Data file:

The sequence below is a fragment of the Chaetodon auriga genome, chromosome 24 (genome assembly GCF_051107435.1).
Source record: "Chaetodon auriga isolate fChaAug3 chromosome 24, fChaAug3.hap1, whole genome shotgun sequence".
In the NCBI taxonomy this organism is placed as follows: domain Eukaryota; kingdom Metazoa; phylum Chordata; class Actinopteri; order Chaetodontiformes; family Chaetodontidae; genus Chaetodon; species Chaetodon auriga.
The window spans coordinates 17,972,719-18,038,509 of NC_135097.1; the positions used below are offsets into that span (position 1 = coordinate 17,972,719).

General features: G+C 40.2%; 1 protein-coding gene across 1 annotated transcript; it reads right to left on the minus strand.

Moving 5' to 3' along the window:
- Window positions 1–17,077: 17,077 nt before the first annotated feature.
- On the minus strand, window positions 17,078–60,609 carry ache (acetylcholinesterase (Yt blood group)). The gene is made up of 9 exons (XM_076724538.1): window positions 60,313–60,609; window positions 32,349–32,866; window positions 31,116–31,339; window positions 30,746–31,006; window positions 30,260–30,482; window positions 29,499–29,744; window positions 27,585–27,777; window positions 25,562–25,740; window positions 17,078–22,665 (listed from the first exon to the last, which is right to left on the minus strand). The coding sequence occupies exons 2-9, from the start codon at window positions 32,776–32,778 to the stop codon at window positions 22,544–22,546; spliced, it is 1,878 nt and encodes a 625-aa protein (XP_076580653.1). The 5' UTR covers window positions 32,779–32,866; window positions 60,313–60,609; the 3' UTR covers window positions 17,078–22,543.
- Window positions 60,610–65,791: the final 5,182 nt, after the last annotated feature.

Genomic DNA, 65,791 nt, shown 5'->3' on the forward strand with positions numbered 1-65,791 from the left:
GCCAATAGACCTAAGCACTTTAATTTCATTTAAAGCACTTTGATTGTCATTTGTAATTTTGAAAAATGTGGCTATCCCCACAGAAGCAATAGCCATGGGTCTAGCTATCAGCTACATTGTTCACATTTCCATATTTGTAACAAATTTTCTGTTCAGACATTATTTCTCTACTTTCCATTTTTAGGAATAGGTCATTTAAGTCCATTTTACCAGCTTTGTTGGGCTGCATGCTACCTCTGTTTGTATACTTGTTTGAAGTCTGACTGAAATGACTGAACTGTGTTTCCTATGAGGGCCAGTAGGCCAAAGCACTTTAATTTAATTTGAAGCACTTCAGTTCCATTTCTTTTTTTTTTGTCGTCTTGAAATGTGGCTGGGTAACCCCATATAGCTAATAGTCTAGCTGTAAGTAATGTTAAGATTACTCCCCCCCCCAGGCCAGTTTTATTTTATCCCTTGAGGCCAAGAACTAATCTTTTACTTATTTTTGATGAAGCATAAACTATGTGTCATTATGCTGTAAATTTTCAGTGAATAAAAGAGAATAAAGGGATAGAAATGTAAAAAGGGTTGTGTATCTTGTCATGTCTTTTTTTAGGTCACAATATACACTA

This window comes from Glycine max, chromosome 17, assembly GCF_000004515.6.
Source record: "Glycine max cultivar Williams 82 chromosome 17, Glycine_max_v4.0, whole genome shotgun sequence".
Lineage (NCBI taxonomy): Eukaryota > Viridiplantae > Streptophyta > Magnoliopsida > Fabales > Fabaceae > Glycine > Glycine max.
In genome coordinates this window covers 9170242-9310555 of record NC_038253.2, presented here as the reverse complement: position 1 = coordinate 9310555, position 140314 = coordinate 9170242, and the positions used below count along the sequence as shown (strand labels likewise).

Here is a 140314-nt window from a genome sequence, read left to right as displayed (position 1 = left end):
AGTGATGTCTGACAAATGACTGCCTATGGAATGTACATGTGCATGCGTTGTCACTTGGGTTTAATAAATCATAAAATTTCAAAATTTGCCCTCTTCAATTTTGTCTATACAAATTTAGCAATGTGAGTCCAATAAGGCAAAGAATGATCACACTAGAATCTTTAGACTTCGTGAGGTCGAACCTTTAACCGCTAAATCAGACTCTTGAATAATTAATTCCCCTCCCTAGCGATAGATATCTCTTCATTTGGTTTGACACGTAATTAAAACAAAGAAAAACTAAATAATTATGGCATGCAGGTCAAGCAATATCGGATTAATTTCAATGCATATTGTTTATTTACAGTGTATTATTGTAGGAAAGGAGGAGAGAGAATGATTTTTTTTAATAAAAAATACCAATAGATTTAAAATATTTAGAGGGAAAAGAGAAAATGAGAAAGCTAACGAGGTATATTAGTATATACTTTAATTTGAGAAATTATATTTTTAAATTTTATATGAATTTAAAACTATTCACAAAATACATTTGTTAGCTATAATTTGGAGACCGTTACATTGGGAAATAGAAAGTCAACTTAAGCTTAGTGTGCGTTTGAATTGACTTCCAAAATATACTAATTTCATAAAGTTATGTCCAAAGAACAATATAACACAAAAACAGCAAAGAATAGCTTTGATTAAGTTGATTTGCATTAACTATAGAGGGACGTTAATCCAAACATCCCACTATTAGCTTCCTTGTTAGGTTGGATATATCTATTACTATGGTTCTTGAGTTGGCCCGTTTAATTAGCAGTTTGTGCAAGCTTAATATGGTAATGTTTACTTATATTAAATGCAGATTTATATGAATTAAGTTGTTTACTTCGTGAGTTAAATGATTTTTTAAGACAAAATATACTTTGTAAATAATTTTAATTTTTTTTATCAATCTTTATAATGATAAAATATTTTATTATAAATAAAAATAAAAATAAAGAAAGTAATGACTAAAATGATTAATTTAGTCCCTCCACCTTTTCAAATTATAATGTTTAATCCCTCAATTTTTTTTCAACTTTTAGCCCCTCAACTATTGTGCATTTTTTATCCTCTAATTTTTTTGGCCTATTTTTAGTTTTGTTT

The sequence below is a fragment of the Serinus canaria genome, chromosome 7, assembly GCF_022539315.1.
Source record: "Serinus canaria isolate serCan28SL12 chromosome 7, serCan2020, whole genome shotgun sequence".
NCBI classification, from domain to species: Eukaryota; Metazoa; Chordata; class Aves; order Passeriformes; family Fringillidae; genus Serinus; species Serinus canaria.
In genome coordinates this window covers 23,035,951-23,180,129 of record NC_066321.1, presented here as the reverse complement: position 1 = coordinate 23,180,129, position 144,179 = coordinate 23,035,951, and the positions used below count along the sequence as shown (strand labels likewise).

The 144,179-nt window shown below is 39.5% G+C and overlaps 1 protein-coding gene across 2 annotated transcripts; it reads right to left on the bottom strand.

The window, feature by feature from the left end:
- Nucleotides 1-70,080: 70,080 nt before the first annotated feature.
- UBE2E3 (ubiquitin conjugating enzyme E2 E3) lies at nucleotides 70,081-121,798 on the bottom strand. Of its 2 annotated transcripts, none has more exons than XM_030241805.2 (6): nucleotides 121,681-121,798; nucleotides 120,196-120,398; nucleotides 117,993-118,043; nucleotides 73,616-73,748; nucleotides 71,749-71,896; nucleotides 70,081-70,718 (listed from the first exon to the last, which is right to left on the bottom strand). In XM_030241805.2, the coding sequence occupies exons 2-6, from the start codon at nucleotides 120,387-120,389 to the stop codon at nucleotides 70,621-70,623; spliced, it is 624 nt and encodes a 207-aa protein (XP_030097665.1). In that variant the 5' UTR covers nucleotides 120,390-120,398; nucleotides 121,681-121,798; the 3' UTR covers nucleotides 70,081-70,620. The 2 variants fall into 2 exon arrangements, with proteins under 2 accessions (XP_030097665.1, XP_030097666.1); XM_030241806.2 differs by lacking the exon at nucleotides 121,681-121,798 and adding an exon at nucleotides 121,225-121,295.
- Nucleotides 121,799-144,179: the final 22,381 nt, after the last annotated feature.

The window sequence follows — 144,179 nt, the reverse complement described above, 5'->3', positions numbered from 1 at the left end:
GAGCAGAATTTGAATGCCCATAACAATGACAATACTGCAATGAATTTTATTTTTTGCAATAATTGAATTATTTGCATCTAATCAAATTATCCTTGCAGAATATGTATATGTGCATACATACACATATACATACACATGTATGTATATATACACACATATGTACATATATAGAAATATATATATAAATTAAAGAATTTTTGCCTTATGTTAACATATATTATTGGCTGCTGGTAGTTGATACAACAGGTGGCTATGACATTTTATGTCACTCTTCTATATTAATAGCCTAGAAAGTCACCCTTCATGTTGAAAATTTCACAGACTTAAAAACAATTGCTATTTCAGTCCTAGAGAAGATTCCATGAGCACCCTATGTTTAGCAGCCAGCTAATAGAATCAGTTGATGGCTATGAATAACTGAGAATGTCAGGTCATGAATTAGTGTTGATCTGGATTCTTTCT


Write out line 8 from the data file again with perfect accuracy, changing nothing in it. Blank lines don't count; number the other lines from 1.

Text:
- On the minus strand, window positions 17,078–60,609 carry ache (acetylcholinesterase (Yt blood group)). The gene is made up of 9 exons (XM_076724538.1): window positions 60,313–60,609; window positions 32,349–32,866; window positions 31,116–31,339; window positions 30,746–31,006; window positions 30,260–30,482; window positions 29,499–29,744; window positions 27,585–27,777; window positions 25,562–25,740; window positions 17,078–22,665 (listed from the first exon to the last, which is right to left on the minus strand). The coding sequence occupies exons 2-9, from the start codon at window positions 32,776–32,778 to the stop codon at window positions 22,544–22,546; spliced, it is 1,878 nt and encodes a 625-aa protein (XP_076580653.1). The 5' UTR covers window positions 32,779–32,866; window positions 60,313–60,609; the 3' UTR covers window positions 17,078–22,543.